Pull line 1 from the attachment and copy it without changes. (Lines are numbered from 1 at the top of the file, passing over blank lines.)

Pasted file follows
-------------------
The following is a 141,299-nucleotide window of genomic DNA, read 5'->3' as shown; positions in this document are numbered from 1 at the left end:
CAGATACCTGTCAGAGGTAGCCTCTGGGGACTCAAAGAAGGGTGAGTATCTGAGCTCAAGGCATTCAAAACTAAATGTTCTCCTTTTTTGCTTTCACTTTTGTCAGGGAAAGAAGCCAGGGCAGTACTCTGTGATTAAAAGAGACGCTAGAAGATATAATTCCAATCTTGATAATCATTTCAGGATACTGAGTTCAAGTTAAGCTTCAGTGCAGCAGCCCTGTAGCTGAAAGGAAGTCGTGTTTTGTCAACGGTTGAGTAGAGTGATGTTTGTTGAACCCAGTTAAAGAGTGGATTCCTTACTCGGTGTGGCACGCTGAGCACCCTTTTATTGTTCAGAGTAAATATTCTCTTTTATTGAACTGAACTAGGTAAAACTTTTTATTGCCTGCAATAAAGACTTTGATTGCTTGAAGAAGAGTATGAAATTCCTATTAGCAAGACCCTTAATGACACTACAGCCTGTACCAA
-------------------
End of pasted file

The following is a 141,299-nucleotide window of genomic DNA, read 5'->3' as shown; positions in this document are numbered from 1 at the left end: